- Queen of the vineyards: also known as Incrocio Mathiasz 140 obtained in 1916 by the Hungarian G. Mathiasz by crossing Queen Elizabeth x Pearl of Csaba; the earliness and quality characteristics of the product are good, so much so that it is among the main vines grown in Italy; it discreetly resists the plant and transport; large or very large, ellipsoidal, with medium thickness, firm and pruinose skin, golden yellow in color, fleshy or crunchy pulp, sweet with very pleasant muscat flavor.
- St. Anna of Leipzig: selection of an old variety (Luglienga) spread almost everywhere; it is a vine of local interest with good gustatory characteristics and for its earliness but unsuitable for transport and resistance on the plant, because it is prey to birds and bees; medium berry, spheroidal, thin and pruinose skin, light yellow or greenish color, juicy, sweet, pleasant pulp.
- White Sultanine: very ancient Dorigine cultivar, it would derive from Anatolia from where it would have spread throughout the eastern Mediterranean basin; it has several synonyms such as Kechmish in Persia, Coufurogo in Greece, Sultana in Australia and Thompson Seedless in the USA which is a widespread selection in California; excellent both for fresh consumption and for the preparation of juices and spirits; it is the grape par excellence destined for withering; medium-small grape, ovoid or ellipsoidal in shape, crunchy pulp, simple flavor, sugary, very pleasant, skin not very pruinose, thin but resistant, golden-yellow or light yellow in color; seedless.
- Victoria: variety selected in Romania by Lepadatu Victoria and Condei Gherghe by crossing Cardina x Afuz Ali; vine very valid for its earliness, productivity, the appearance of the bunch and the grape; it resists transport to the plant well; large or medium-large berry (6.6gr), oblong or elliptical, with high resistance to crushing and detachment, yellow in color and neutral flavor.
- Zibibbo: of uncertain origin, it has been widespread since ancient times along the Mediterranean coasts, it seems that the name derives from the Cape Zibibb in Tunisia or from the Arabic zabeb which means withered; it is known with many synonyms such as Muscat of Alexandria, Moscato di Pantelleria, Salamanna in Tuscany; it is a dual-purpose variety from which the famous passito di Pantelleria and Siciliani are obtained; excellent also to eat fresh; large or very large, ellipsoidal or subsferoidal, with a thick, firm and pruinose skin, of a greenish-yellow or amber-yellow color, crunchy, sweet flesh with an intense and typical muscat flavor.
Other table vines: Schiava, Pause Precoce, Don Mariano, Moscato Giallo, Delizia di Vaprio, Pizzutello Nero.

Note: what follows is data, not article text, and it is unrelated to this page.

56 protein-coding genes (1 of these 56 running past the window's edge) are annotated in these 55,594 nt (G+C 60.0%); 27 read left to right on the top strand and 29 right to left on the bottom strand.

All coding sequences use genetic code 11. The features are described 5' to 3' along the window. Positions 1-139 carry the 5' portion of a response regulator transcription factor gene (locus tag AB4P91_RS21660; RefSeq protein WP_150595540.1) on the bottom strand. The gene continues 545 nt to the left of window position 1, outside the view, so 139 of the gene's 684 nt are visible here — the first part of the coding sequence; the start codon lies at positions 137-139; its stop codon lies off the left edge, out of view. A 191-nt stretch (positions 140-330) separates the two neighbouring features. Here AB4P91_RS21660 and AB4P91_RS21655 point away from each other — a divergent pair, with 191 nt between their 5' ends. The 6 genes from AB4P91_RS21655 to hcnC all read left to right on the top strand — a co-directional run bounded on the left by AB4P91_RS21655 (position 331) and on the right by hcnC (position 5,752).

Grapes of seedless or drying grapes

The cultivation of seedless grapes is not very widespread in Italy, unlike in other countries such as the United States. The grapes intended for drying must have certain characteristics, in particular they must be white, with uniform berries and with a spargo cluster. Among the varieties of this group we remember: Perlette, Flame Seedless, Maria Pirovano, Sultanina Bianca and Ruby Seedless.


The different operations that must be performed after choosing the subject and grape variety according to the various factors are:
- ground leveling;
- more or less deep plowing according to the type of soil;
- fertilization of organic and mineral planting;
- water regulation by open-pit or underground drainage;
- complementary processes for soil refinement;
- squaring and staking;
- planting and first plant care.
To these general operations we can add others such as the correction of acidity, salinity, limestone, etc.
A land in which a vineyard has just been planted should not immediately receive the same crop, due to the so-called phenomenon of soil fatigue. It should be kept at rest and that is cultivated with other plants (grasses or legumes) for a few years (less if sandy).

Forms from breeding

Italian viticulture is characterized by a remarkable variety of soil and climate environments, vines, rootstocks and local traditions that have contributed to the spread of numerous breeding and pruning systems.
The main training systems are: Alberello, Guyot, Capovolto, Spurred cordon, Sylvoz, Trentino pergola, Veronese pergola, Romagna pergola, Marquee, Spoke or Bellussi system, Geneva Double Curtain (GDC), Duplex, Alberate.

Cultivation practices